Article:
How often do you send something out, an email, letter, appeal or thank you letter full of terms that are vague, jargon only known by those in the “know”?

It happens too often, we’re all guilty of it, we all use terms and phrases we’re familiar and, comfortable with.

Often the terms and phrases use are too broad and often meaningless to the reader – your supporter.

How often have you sent something out using phrases like “we help at risk teens …” or “we support people in need …” These phrases mean a lot to you, but without a story to back up what you’re saying they can be absolutely meaningless to the reader.

Many terms you may use internally and they may be in your mission statement, but they should be limited in communications with your donors.

Kids –  Youth

If you work with kids – youth, children, say kids, most people identify their children as kids, they will remember what things were like when they were kids; so say kids.

Kids does sound warm, it has a recall; say kids and your supporters will likely relate better.

Having worked with organisations who assist children/youth, I’ve had the discussion about saying “Kids”; but it seems many feel that it’s ok to say children and youth but not kids because it’s seen as too informal and, perhaps demeaning.

But why can’t we just say kids?  Surely most of the people in your organisation and your supporters refer to their own children as kids – so why not say what people relate to when it comes to children and youth – Kids.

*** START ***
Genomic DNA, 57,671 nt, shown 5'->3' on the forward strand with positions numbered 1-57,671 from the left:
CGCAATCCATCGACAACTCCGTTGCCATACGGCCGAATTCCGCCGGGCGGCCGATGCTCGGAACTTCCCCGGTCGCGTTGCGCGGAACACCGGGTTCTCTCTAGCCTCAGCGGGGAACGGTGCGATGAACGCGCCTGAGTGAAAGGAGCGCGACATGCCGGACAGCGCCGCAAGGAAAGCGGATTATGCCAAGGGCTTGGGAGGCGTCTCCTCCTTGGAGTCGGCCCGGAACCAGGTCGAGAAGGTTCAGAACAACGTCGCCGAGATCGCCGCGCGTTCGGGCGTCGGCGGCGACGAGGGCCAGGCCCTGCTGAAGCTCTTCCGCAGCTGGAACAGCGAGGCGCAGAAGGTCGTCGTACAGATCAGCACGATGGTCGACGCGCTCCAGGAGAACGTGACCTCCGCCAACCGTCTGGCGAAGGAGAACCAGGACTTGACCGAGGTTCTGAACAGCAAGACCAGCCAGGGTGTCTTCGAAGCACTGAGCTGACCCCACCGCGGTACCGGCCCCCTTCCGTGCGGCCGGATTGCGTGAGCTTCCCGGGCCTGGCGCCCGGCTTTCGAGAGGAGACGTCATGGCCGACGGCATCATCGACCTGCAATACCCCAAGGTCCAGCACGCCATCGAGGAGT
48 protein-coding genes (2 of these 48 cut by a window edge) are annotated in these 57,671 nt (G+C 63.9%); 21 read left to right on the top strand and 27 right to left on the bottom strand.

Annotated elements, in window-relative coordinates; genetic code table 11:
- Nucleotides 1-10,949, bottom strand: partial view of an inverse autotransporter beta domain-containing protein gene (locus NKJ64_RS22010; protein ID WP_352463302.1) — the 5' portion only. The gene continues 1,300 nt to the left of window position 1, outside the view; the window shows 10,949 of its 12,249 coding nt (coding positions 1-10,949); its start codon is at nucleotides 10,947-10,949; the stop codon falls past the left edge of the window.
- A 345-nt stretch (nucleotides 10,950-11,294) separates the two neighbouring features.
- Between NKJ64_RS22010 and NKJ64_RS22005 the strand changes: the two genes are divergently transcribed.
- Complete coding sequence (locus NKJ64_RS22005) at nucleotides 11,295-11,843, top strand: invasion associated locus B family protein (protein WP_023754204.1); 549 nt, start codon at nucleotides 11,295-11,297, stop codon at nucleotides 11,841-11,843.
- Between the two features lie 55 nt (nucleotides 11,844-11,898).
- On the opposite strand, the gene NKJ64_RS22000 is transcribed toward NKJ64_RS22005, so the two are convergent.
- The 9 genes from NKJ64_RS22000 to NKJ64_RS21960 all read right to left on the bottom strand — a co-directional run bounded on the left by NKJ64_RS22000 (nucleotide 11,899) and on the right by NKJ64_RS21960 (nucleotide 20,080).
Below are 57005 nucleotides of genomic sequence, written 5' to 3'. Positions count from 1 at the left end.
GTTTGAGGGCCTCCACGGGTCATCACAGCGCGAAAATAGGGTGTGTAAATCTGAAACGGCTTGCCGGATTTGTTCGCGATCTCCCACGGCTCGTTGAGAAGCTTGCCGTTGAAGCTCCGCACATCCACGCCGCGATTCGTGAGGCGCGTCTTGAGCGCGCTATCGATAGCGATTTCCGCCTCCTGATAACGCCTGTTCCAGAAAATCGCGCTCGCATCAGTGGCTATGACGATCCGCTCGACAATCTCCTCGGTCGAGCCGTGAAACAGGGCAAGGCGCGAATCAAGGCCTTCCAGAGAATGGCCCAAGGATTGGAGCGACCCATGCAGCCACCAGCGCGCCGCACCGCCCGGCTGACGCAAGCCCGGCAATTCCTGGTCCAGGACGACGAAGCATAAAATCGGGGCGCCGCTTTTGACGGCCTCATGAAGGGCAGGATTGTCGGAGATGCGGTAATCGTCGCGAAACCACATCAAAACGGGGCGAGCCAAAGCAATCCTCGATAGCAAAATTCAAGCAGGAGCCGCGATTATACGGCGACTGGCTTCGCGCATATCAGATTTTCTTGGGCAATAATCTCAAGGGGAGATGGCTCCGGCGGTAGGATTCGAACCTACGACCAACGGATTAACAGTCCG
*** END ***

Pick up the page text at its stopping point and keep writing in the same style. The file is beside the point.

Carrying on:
What sounds better, what gives you a warm feeling – kids or youth?

Being hit by a Bus

Ok, know one would actually say this, but, they would say “At risk”. It’s vague, walking down the street someone could be hit by a bus, there’s the possibility something bad could happen, that’s all “at risk” is saying. Be specific.

Tell a story to say how you work with people in certain situations so something won’t happen.

Something like “Our programmes help kids deal with … and help them grow and develop into … ”

“Since James came to us, his parents and teachers have seen …”

Turning lives around, making a difference

Well if you’re not making a difference why do you exist.

Yes, it’s important that supporters know you are making a difference, but you need to be saying more than that.

If you can show what you’re doing, what you’ve done – your supporters will relate more to the work you’re doing.

Again, tell stories, show what you’re doing … “in the last six months we’ve helped x families into new homes …”

Cognitive dissonance


If you use terms or phrases that cause confusion, you’ll have less impact from your communications. Stay on topic.

Say it as it is, avoid using any term, phrase or reference that causes confusion “we help kids see their potential”

Any other ideas you’d add?

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